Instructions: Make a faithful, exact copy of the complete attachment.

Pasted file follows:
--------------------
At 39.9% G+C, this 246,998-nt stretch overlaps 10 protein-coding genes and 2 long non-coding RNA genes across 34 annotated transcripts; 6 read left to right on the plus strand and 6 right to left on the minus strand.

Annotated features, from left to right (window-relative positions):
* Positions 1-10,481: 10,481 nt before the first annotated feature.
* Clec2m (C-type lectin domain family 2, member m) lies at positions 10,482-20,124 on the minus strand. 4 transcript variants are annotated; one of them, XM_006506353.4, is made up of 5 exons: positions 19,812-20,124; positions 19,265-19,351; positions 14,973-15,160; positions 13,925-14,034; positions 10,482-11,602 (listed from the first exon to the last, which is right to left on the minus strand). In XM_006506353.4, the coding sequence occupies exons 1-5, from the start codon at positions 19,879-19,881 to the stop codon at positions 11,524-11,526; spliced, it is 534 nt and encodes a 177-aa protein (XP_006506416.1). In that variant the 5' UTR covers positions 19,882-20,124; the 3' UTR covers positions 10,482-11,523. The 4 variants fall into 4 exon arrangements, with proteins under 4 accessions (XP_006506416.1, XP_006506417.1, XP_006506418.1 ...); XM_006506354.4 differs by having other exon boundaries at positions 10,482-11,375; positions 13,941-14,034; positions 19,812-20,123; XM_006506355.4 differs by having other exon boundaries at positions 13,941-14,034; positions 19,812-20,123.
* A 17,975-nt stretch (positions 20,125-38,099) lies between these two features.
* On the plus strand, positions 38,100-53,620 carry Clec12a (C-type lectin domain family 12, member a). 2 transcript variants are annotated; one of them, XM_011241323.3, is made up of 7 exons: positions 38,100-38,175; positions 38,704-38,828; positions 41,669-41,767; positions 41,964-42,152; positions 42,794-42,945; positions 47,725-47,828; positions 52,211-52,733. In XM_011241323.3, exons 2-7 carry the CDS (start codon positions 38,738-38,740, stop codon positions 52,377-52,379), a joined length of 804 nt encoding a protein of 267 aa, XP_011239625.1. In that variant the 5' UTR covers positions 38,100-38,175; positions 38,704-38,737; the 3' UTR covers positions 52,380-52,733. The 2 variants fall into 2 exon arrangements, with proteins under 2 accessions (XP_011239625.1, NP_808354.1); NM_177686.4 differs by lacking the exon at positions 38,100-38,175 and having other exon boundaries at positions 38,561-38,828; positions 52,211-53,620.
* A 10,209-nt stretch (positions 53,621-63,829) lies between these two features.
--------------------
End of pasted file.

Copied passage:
At 39.9% G+C, this 246,998-nt stretch overlaps 10 protein-coding genes and 2 long non-coding RNA genes across 34 annotated transcripts; 6 read left to right on the plus strand and 6 right to left on the minus strand.

Annotated features, from left to right (window-relative positions):
* Positions 1-10,481: 10,481 nt before the first annotated feature.
* Clec2m (C-type lectin domain family 2, member m) lies at positions 10,482-20,124 on the minus strand. 4 transcript variants are annotated; one of them, XM_006506353.4, is made up of 5 exons: positions 19,812-20,124; positions 19,265-19,351; positions 14,973-15,160; positions 13,925-14,034; positions 10,482-11,602 (listed from the first exon to the last, which is right to left on the minus strand). In XM_006506353.4, the coding sequence occupies exons 1-5, from the start codon at positions 19,879-19,881 to the stop codon at positions 11,524-11,526; spliced, it is 534 nt and encodes a 177-aa protein (XP_006506416.1). In that variant the 5' UTR covers positions 19,882-20,124; the 3' UTR covers positions 10,482-11,523. The 4 variants fall into 4 exon arrangements, with proteins under 4 accessions (XP_006506416.1, XP_006506417.1, XP_006506418.1 ...); XM_006506354.4 differs by having other exon boundaries at positions 10,482-11,375; positions 13,941-14,034; positions 19,812-20,123; XM_006506355.4 differs by having other exon boundaries at positions 13,941-14,034; positions 19,812-20,123.
* A 17,975-nt stretch (positions 20,125-38,099) lies between these two features.
* On the plus strand, positions 38,100-53,620 carry Clec12a (C-type lectin domain family 12, member a). 2 transcript variants are annotated; one of them, XM_011241323.3, is made up of 7 exons: positions 38,100-38,175; positions 38,704-38,828; positions 41,669-41,767; positions 41,964-42,152; positions 42,794-42,945; positions 47,725-47,828; positions 52,211-52,733. In XM_011241323.3, exons 2-7 carry the CDS (start codon positions 38,738-38,740, stop codon positions 52,377-52,379), a joined length of 804 nt encoding a protein of 267 aa, XP_011239625.1. In that variant the 5' UTR covers positions 38,100-38,175; positions 38,704-38,737; the 3' UTR covers positions 52,380-52,733. The 2 variants fall into 2 exon arrangements, with proteins under 2 accessions (XP_011239625.1, NP_808354.1); NM_177686.4 differs by lacking the exon at positions 38,100-38,175 and having other exon boundaries at positions 38,561-38,828; positions 52,211-53,620.
* A 10,209-nt stretch (positions 53,621-63,829) lies between these two features.